As I was heading out the door to take my husband to the train station, I grabbed my cell phone. Immediately a cascade of anxiety washed through my body and with it the remembrance that a friend was angry with me. I stared at the phone in my hand, remembering our interaction the night before.

In years past, I would have fallen asleep with that phone conversation gnawing at me, replaying it over and over again in my head, and I would have woken up with it weighing on my chest. I am a people pleaser, highly sensitive to other people’s responses to me, and I do not like friction in my relationships. Of all causes of anxiety, relational friction (whether real or perceived) has always been the most common for me. But I’ve experienced so much healing from anxiety in the past two years that it wasn’t until I picked up the phone that I even remembered about that unpleasant situation, and by the time I’d dropped my husband off at the train and was headed home—a mere ten minutes—I was fine. The anxiety was gone.


Three years ago, I found myself directing my homeschool co-op. I had zero leadership experience, and I realized pretty quickly that if I didn’t want to fall flat on my face or ruin the co-op and my relationships there, I was going to need some help. So I turned where I always turn when I need advice or encouragement or wisdom: to books. The book that matters for our purposes here is 7 Habits of Highly Effective People by Stephen Covey, which I’d read in my 20’s and which still sat on my shelf. Re-reading it in my late 30’s created a paradigm shift from which all the other habits I’ll discuss fairly quickly cascaded.

Covey’s first habit is “Be Proactive.” Part of that chapter is a discussion of Viktor Frankl’s discovery in a German concentration camp that in a dire situation in which he was cruelly and brutally mistreated, abused, and even tortured, he still had control over one very important thing: himself.

Reading Frankl, I was reminded of an old Buddhist story I’d heard in grad school about an army general bursting into a monastery and finding an old Zen master sitting calmly on a rock in the garden. The master remained unperturbed as the sword-wielding general advanced. “Why aren’t you afraid?” the general demanded as he sliced his sword through the air. “Don’t you know who I am? I’m the man who can cut off your head!”

“Yes,” the Zen master replied. “And I’m the man who can let you.”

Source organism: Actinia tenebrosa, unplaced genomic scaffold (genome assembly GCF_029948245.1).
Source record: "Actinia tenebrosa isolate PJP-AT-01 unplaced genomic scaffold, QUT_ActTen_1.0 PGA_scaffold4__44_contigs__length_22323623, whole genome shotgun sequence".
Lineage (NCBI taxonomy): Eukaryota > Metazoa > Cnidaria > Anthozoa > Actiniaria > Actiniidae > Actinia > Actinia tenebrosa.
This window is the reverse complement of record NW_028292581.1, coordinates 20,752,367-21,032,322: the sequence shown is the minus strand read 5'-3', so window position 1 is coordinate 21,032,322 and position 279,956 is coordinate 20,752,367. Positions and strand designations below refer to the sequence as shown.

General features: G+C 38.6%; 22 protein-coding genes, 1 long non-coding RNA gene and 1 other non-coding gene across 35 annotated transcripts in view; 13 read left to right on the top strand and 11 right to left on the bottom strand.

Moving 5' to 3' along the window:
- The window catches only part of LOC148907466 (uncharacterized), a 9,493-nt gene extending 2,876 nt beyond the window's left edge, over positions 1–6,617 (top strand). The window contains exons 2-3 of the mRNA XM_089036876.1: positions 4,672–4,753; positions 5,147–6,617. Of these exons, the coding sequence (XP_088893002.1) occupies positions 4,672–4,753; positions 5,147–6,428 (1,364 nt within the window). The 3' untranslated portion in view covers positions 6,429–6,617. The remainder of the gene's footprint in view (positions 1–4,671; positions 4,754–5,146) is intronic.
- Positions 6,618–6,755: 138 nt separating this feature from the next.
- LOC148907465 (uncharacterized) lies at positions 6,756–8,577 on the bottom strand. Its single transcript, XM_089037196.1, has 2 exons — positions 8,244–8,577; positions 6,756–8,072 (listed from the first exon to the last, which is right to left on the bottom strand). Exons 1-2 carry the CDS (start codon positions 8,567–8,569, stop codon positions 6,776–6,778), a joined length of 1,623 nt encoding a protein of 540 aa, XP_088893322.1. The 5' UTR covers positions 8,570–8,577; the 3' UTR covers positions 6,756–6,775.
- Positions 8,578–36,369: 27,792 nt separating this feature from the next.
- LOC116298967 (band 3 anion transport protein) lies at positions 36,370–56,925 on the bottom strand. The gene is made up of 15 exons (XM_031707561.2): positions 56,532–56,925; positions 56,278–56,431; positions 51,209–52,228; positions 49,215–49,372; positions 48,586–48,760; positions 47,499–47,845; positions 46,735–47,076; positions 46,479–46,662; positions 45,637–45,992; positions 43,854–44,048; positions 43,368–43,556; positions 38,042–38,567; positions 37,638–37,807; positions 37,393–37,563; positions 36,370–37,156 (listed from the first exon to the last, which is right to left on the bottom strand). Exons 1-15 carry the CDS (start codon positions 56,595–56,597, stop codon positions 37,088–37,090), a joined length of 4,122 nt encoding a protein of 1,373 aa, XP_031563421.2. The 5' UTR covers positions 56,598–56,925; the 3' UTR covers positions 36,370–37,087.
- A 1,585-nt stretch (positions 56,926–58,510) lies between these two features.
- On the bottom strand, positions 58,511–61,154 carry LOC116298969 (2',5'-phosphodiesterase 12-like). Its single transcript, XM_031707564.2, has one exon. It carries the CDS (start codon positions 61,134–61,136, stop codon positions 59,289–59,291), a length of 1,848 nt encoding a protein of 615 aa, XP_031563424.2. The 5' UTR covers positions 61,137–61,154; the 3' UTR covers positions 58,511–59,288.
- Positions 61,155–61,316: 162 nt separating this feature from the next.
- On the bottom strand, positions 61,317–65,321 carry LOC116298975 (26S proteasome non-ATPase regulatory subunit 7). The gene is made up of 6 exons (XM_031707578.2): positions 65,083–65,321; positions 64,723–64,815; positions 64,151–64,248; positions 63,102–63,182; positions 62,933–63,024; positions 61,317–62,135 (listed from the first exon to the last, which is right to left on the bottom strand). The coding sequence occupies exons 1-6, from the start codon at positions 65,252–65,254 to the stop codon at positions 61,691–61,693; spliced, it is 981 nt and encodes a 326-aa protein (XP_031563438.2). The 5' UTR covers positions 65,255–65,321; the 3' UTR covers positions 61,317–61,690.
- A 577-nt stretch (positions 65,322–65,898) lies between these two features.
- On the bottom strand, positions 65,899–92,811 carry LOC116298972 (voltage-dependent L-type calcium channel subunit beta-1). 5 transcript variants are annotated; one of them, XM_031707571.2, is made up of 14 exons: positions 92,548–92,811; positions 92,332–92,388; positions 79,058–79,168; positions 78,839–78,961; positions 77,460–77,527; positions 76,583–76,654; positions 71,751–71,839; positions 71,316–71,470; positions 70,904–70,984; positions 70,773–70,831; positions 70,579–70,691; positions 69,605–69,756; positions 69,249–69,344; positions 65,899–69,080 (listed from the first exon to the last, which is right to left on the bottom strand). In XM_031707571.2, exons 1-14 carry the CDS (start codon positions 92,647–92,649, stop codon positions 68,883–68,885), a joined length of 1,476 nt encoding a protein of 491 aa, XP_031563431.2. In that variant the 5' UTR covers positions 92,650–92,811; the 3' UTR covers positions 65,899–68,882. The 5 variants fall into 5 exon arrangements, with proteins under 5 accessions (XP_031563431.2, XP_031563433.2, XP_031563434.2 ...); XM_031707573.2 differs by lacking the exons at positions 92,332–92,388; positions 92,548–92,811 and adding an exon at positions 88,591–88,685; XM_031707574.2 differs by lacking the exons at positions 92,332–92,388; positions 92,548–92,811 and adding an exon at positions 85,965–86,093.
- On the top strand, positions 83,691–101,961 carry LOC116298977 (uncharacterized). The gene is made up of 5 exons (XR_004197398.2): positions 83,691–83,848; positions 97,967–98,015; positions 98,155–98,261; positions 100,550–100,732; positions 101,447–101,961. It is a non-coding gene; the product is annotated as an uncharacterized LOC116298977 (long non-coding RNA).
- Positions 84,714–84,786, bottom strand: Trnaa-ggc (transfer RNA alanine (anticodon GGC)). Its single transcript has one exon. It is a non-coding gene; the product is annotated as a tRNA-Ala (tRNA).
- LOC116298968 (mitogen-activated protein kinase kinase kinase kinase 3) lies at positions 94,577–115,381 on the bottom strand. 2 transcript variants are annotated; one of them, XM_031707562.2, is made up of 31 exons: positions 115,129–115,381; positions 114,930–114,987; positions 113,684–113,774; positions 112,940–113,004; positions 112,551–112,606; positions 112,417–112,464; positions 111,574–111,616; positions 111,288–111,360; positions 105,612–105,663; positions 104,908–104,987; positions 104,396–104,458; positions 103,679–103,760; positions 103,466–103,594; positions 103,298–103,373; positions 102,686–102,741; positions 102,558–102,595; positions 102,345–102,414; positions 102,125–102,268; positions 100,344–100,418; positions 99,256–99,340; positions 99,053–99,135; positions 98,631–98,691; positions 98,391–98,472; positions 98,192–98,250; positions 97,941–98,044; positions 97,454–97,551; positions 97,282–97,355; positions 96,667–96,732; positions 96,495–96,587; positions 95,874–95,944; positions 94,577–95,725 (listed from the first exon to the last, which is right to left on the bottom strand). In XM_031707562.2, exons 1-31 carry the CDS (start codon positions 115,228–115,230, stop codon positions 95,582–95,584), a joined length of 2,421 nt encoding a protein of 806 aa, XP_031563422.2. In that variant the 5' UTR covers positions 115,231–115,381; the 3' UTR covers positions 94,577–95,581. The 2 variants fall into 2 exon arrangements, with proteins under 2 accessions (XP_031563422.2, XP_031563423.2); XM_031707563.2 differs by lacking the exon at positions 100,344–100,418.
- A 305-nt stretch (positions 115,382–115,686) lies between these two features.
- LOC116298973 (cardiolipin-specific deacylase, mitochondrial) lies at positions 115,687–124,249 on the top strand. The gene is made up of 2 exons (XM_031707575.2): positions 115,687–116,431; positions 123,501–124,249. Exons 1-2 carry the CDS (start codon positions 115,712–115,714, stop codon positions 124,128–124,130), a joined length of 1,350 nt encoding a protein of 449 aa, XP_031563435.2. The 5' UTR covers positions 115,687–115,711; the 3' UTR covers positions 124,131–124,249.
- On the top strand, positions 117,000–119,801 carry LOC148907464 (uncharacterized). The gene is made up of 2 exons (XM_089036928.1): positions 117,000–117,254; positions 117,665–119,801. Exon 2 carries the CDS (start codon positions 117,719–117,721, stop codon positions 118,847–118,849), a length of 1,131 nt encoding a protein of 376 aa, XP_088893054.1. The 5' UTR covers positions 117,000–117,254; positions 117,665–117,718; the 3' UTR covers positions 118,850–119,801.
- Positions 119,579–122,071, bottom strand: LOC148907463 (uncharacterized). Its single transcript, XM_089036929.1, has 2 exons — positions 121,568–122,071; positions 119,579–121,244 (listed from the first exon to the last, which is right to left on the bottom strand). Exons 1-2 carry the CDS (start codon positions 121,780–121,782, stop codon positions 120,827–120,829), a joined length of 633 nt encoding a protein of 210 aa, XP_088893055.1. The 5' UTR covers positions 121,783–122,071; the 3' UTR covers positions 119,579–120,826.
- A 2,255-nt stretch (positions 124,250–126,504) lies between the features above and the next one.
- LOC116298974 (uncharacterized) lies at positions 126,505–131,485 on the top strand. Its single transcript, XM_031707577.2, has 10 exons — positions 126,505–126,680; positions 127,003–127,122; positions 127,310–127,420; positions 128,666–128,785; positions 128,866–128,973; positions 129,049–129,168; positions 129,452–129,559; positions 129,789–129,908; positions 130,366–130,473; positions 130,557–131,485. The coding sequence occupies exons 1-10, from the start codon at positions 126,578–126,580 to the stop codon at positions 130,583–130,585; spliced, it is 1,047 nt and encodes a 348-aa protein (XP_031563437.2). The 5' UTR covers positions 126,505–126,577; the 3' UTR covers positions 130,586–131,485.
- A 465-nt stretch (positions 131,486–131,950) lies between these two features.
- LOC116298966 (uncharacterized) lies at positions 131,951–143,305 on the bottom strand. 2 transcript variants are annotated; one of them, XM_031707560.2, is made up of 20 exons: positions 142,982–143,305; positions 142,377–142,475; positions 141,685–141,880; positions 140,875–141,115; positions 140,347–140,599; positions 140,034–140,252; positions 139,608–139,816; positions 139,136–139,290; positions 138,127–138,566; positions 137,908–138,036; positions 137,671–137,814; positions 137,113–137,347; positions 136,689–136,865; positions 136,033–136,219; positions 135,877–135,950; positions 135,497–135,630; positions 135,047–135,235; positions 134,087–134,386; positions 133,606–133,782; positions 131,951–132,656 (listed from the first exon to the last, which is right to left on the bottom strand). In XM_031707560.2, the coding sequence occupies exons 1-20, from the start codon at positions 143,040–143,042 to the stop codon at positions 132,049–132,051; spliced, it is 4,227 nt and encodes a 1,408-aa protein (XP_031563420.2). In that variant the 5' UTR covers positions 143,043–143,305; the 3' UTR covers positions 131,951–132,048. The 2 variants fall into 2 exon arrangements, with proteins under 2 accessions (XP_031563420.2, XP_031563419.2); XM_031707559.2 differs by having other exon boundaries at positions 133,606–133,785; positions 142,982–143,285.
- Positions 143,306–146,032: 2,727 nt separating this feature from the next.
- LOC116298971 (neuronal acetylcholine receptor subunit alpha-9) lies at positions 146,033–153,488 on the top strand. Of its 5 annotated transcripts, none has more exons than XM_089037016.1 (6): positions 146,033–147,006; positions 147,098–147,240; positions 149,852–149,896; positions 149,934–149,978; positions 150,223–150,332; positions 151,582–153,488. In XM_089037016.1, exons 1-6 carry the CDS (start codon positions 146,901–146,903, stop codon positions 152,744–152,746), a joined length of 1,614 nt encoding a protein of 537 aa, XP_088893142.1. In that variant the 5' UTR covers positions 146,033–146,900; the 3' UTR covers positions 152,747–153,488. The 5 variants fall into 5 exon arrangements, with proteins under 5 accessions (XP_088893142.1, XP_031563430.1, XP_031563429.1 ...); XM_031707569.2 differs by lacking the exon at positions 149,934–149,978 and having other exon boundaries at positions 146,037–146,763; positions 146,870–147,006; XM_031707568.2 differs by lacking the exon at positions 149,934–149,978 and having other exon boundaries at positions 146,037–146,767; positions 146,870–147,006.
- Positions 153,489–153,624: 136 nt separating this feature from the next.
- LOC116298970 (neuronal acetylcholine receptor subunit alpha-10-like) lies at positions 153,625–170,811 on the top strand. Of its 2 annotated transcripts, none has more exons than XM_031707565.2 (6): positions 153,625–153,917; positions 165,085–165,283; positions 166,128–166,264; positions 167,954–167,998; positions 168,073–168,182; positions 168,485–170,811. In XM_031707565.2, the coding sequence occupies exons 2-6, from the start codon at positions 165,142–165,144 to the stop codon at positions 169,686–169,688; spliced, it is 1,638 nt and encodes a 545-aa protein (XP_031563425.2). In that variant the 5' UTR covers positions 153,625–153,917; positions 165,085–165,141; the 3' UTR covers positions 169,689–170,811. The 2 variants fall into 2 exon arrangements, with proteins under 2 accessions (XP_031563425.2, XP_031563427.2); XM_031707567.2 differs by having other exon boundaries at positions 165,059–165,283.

At the time I both marveled at and was appalled by the story. But it’s a story similar to Jesus’s—He Himself said He could call down a legion of angels to deliver Him, but instead He let the Romans crucify Him. His choice was harder than the Zen master’s—He had power to fight back and win, and He chose instead to submit to what looked like loss and suffer all that entailed.

How, I wondered, reading Frankl’s words again, how do you get to be like that?

Covey, following Frankl (and countless others), insisted that there was a gap between stimulus and response, that you could choose how to respond. This was not new to me. For years—decades, even—I had been told, “You can’t control what happens to you. You can only control how you respond to what happens to you.” And while I acknowledged the theoretical truth of that claim, my understanding remained only that: theoretical. I had little, if any, experiential understanding. It seemed to me that I was already responding before I ever had a chance to choose how I would respond.

When I picked up my phone that morning, anxiety flooded my body before I could even think about choosing a response. So how exactly did one access that supposed gap between stimulus and response? For me there was no gap. The stimulus and my response to it were simultaneous.

And then it dawned on me: I wasn’t responding; I was reacting—and my reactions were knee-jerk, reflexive, emotionally overwhelming ones. I was right: there was no gap. I was immediately anxious or angry (or whatever). I couldn’t stop a cortisol or adrenaline response in my body—that reaction was so tightly bound up with whatever prompted it that I was in the middle of it before I even knew it had begun. I couldn’t choose that reaction.

But—and here’s where the paradigm shift happened—I could choose how I responded to that reaction. I could not choose not to have those emotions—but I could choose how I responded to them. And the craziest part is that as I consistently chose my responses to these unwanted emotions, the emotions themselves gradually lessened!

At first, it was hard. I would often be well into an anxiety reaction before I even realized what was happening. I was on auto-pilot, doing what I’d habitually done for years: being anxious. Often it would take hours before I clued in. But when I did, that was the gap. At that point, I had a choice to make. Would I continue to react in this anxious way, feeding the anxiety with frantic activity or worried thoughts? Or would I breathe deeply and give the anxiety to God? (More on that next week.)

As I practiced noticing my emotional reactions and responding to them in a thoughtful, rational manner, I began to see a fundamental shift in my way of being in the world, a shift from knee-jerk anxiety to calmness, collectedness, peace, and joy. A shift that enabled me to experience victory the morning I picked up my phone: I felt anxious, yes, but there was an “I” greater than the anxiety, who was able to quickly, easily, and effectively respond to that anxiety and move forward with joy into the rest of my day.

That is the first habit for a happy life: Mind the gap. It might not be where you think it should be (or where you want it to be), but it’s there. Once you find it, pay attention! That’s where your power to choose lies. At that gap, you can choose how you will respond, whether to the stimulus itself or to your own knee-jerk reaction to that stimulus. Either way, there’s a gap. Mind it.

{Next week we’ll talk about what to do once we’re aware of the gap. For now, simply practice being aware of it.}



Photo by Anders Adermark, Creative Commons via Flickr.


Dear Friends,